Serial communication questions

I would like to find out more about serial communications, i have used them but i merely followed the instructions like which pin to which pin on the instructions manual. I would like to how the wiring works, why pin 2 to 3 and 3 to 2 etc and are the wiring a standard (same throughout for 232,422 and 485) what is half duplex and what is full duplex, where can i find wiring configurations for all the above and what is the handshaking for because i have never need to used it..most of the time i use rs232 and rs485 for matchine to computer interaction. What are the cables used for these because i have seen many type of cables in the market but i am always not sure which to get. thanks
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A simplified way of beginning to understand the cabling between components starts with the designation of each type PC's are considered DTE's (Data Terminal Equipment) and  DCE's (Data Communication Equipment) are considered to be Modems and access points on wireless networks. Once you identify which type of component you have on each end of the cable, for example a PC to PC connection would require DTE wiring on each end of the cable, or a PC to modem  -DTE to DCE.
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jaxrpcAuthor Commented:
hi, what kind of cables are used? are they same as power cables? they looked the same to to differeniate them and what about ethernet cables when 25 pin to ethernet.
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They certainly aren't power cables.  The serial cable is usually made up of 9- 24AWG wires  for db9 cables and 25 wires for db 25 cables. There is differences in capacitance for certain cables and that determines the length that a cable can run.It is set up as capacitance Per Foot. This article gives some info on the cable lengths and how to determine them.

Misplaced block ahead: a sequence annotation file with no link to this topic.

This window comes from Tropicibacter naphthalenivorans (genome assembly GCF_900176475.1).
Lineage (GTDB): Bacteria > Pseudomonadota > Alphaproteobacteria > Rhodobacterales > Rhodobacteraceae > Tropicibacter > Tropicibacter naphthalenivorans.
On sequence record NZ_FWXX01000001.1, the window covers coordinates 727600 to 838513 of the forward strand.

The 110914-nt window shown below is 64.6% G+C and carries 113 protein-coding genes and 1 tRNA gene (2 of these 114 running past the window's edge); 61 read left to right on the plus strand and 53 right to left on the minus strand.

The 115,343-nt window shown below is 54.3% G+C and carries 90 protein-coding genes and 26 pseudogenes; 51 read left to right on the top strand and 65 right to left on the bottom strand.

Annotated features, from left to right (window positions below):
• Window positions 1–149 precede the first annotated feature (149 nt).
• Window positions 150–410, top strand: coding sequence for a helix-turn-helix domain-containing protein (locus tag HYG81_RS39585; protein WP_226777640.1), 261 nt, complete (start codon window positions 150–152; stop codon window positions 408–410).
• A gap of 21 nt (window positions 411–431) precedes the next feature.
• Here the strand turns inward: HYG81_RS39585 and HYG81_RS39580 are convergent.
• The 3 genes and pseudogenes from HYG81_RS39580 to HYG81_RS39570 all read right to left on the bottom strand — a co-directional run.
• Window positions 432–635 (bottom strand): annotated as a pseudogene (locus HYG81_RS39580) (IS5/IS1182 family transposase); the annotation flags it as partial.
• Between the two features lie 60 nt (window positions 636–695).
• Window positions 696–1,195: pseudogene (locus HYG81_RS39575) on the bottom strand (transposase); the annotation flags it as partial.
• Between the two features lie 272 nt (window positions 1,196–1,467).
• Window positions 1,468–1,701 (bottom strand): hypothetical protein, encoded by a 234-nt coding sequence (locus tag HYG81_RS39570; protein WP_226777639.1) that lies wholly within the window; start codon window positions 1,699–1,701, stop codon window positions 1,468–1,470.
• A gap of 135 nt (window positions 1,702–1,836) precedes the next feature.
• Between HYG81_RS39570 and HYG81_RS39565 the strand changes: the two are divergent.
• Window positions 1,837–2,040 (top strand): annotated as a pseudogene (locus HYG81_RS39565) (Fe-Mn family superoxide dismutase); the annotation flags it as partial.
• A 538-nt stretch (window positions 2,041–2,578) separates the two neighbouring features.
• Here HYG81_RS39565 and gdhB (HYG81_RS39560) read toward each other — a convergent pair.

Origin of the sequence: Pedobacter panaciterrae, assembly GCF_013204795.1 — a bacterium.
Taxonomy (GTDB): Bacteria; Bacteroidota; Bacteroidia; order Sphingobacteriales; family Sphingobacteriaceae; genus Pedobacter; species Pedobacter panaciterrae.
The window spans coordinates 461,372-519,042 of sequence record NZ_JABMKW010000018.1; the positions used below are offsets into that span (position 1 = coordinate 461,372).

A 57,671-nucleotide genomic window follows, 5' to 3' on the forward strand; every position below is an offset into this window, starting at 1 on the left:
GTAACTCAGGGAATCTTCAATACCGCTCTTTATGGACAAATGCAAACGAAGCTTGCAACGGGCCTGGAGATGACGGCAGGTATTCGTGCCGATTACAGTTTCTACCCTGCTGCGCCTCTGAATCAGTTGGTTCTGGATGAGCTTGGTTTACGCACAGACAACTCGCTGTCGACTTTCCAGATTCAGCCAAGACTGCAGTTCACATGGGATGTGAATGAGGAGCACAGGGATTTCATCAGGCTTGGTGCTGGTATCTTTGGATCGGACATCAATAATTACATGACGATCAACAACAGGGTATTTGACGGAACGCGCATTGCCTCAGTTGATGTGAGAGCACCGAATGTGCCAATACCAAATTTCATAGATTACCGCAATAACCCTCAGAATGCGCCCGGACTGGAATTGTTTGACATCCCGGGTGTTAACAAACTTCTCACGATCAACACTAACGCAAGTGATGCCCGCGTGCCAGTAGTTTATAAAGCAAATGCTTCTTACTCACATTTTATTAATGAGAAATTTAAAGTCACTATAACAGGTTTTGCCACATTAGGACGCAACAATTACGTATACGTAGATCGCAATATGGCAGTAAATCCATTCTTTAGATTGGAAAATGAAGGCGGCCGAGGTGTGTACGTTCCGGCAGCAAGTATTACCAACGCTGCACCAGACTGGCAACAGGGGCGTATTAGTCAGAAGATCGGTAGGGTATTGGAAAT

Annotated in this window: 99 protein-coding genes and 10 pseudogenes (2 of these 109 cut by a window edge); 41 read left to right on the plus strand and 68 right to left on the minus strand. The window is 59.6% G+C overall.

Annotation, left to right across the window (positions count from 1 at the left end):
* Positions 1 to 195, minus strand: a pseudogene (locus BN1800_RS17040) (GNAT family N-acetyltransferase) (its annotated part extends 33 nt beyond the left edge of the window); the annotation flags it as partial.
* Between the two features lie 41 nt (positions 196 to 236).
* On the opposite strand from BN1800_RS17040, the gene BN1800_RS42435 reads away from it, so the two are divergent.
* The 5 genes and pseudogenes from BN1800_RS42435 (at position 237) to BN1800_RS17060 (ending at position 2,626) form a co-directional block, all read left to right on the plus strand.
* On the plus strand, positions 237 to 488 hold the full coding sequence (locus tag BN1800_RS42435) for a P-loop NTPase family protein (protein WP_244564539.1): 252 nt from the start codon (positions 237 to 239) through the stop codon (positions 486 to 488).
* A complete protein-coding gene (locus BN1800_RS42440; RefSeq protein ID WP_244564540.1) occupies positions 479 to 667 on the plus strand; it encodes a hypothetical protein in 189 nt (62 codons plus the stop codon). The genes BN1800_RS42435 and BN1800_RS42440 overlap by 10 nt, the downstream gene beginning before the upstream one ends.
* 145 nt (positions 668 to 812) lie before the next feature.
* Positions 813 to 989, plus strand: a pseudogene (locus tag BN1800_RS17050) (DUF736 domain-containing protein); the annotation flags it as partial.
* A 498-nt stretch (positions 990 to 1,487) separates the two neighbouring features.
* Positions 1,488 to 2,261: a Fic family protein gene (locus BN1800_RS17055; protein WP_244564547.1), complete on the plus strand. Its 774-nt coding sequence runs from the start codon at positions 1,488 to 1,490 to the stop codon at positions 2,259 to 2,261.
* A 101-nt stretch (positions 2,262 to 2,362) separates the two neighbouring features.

This article delves into the serial to rj45(ethernet) cablng with wiring diagrams.
Serial communication is pretty much history. It was used in the past to connect terminals and printers to host machines, such as unix based mainframes. Ethernet has replaced serial because it is faster and easier to configure. Serial was doomed when every manufacturer would have their own way of configuring their ports. ie some hardware would have transmit coming from pin 2 and some from pin 5. I used to wire mainframes with serial connections and I am happy to say I have not touched serial equipment in 10 years.
Arno KosterCommented:
Serial communication comes down to serially (opposite to parallel) sending zero's and one's from one device to the other. As of the serial nature (bit after bit) int theory one signal cable shoudl suffice but in general two signal cables are to be used, one to send and one to receive information. That's why for example pins 2  (transmit data) & 3 receive data) are to be connected crosswise : the sending device transmits to pin 2 which is to be connected to the listening device on pin 3. These wiring configurations can be found on wikipedia (eg. [] : par. 6)

Handshaking can be used to determine which device is able to send and wich should be listening. Some devices can talk and listen at the same time (full-duplex), some can listen or talk but only one of them at a time (half-duplex). This handshaking can be performed by software running on the communicating devices but is can also be done in hardware. For the latter case more pins need to be connected (DTR / DSR / RTS / CTS).
I have to disagree with computerguy107 yes serial communication is not used much anymore in mainstream buissness or home equipment but it is still very much alive and critical to mobile Automated systems ie Codesys, twincat, or any IEC-61131 standard PLC, its the easiest and most reliable way to program the software for these plc's. I use a Serial Connection all most everyday at work. so yes its not a mainstream connection method anymore but dont for a minute think Serial Communication will just up and be gone one day - just had to say that  
I agree with JJL088.
Parallel communication is easy to implement but it requires lots of wiring.
Sometimes you want to have a single slim data cord to make your wiring simple and nice...that is if you do not care about the transfer speed since miliseconds are not noticable...
Note: usb and RS232 are commonly used for serial communication
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